A noire and vaudeville inspired world provides a stark background to the hauntingly mature story of a broken family, as a little girl with a friend that nobody can see tries to fix a series of wrongs. While Contrast is a noble effort, perhaps Didi and her invisible friend should have spent their energy on fixing the few wrongs that ultimately hampered this game.
Starting off with a pretty unique concept, Contrast is a platforming puzzle game navigated with the use of shadows. You can phase into areas that are lit up to become a shadow and traverse up walls, over gaps, as well as solve a variety of other puzzles. A couple of the puzzles are actually a little bit tough to figure out, with a “duh” moment as soon as you realize what the secret is. Just when the games seems to be hitting its stride and you are really itching for more puzzles of increasing difficulty, it’s over. Just like that. It couldn’t have taken me much more than three hours total, and I was wasting time, scouring the game for side areas, collectibles, and anything else to do. I even nabbed a 100% on my trophy list for this game.
This extremely short length is also disappointing when you realize that there is no real replay value to the game. The not-so-secret side areas that hold collectibles are easily encountered on your first playthrough, and beginning the game again makes the puzzles feel dull and extremely easy as you now know the solutions to pass every one. Even the more complicated areas aren’t so complicated that another run through is any kind of enjoyable. A good evening or two with this game will ultimately give you everything that it has to offer.
That being said, what is offered during Contrast’s extremely short duration is a great experience. The story of Didi and her dysfunctional family is told through the shadows of all of the characters without being able to actually see any other humans besides Dawn (the player character) and Didi, and is backed by a wonderful 1920’s inspired jazz soundtrack. The gameplay is fun and intriguing as you must shift the way that you are thinking when you approach each situation. Often times the game makes the solution more obvious than I would have liked, with no puzzle really requiring an inordinate amount of thought to complete, but the intrigue of the story and the setting didn’t have me thinking about how easy most things were until the credits started running.
What was distracting from the story and setting were some of the glitches that occurred with the shadows, which take center stage in this game. It was brutally obvious during the story scenes that the shadows of people on the walls and other surfaces did not accurately line up with where they were supposed to actually be. Some of the animations in these scenes looked extremely silly too, taking away from the tale that was being woven. One character seemed to have a detached arm as light leaked through where his shoulder should have connected and that was just one of a few issues that I noticed. Considering that the way light and shadows played a part in the puzzles was done fairlywell, with accurate stretching and contortion based on light position and object position, it was sad to see that this rarely applied to the character scenes.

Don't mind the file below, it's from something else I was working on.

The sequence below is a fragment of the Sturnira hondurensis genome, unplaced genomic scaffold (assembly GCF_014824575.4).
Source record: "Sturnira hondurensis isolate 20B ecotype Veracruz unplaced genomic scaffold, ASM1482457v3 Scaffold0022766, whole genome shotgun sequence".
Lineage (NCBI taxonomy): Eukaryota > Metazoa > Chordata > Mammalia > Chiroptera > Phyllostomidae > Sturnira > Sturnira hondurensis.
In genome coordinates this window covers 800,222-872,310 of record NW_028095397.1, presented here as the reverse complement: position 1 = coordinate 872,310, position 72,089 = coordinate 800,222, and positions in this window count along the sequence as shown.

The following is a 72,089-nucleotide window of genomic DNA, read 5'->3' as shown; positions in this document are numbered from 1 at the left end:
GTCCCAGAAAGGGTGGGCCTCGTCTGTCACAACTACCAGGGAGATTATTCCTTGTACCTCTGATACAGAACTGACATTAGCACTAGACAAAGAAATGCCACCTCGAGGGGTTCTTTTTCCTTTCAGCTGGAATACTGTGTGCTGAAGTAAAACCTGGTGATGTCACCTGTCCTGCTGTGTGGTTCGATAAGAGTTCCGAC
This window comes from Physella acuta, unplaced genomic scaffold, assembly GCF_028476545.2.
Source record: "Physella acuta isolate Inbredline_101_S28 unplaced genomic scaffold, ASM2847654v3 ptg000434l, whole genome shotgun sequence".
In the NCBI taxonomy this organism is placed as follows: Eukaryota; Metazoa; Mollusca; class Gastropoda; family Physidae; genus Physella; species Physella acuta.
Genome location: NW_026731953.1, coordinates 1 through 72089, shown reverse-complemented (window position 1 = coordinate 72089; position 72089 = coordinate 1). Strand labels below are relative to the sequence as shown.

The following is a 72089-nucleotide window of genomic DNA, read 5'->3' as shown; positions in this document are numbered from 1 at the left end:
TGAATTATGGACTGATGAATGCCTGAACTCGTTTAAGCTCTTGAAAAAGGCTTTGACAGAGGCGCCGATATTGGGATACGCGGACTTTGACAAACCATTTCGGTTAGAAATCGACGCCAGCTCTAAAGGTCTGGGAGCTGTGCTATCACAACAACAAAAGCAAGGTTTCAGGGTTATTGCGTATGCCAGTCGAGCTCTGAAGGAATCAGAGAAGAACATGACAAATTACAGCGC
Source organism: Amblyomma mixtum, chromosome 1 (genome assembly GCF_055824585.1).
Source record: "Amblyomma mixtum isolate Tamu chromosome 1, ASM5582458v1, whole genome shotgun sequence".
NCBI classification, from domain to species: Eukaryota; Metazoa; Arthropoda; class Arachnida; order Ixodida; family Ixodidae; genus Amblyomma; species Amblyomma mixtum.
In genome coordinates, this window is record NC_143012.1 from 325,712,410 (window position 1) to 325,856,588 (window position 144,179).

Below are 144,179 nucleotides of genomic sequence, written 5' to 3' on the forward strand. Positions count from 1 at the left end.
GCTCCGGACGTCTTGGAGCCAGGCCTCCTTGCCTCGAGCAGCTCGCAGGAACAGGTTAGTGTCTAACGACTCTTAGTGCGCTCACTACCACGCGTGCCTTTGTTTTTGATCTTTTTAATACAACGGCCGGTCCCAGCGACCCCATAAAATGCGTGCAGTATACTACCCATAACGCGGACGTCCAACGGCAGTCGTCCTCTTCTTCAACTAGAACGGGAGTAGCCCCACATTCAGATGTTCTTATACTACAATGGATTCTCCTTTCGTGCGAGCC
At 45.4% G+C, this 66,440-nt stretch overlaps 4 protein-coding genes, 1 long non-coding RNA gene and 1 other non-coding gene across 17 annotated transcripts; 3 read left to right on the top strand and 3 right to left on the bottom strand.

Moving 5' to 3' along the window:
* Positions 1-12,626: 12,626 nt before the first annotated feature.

There were also a few minor gameplay glitches in which I would get kicked out of shadow mode for what appeared to be no reason or stuck to objects in the world. I would find myself setting down boxes and then unable to move afterwards or stuck on invisible objects in the environment. This didn’t happen throughout the whole game, but it occurred enough that it warranted mention. For the most part the shadow mode works pretty well. It is a fun and unique twist to your standard fare puzzle-platformer, but really only adds underutilized potential when the curtains prematurely fall.
When all is said and done, the idea that is Contrast finds itself in a better place than the final product. A description of the gameplay, the setting, and the story all seem great in theory, but my short time with Contrast left me with more disappointment than satisfaction, particularly on the gameplay side of things. A little more attention and polish, along with more difficult puzzles and a longer run time would have done this game a lot of good, but perhaps the concept can come to better fruition in a future title. For now, as a free game on the PS4’s PlayStation Plus lineup, the setting, score, story and ideas in Contrast are highly worth the three hours of your time that it will take to complete, but as simple puzzles, glitches, and a very short length don’t do anything to add long term value to the game, we’re sadly left with shadows of what could have been.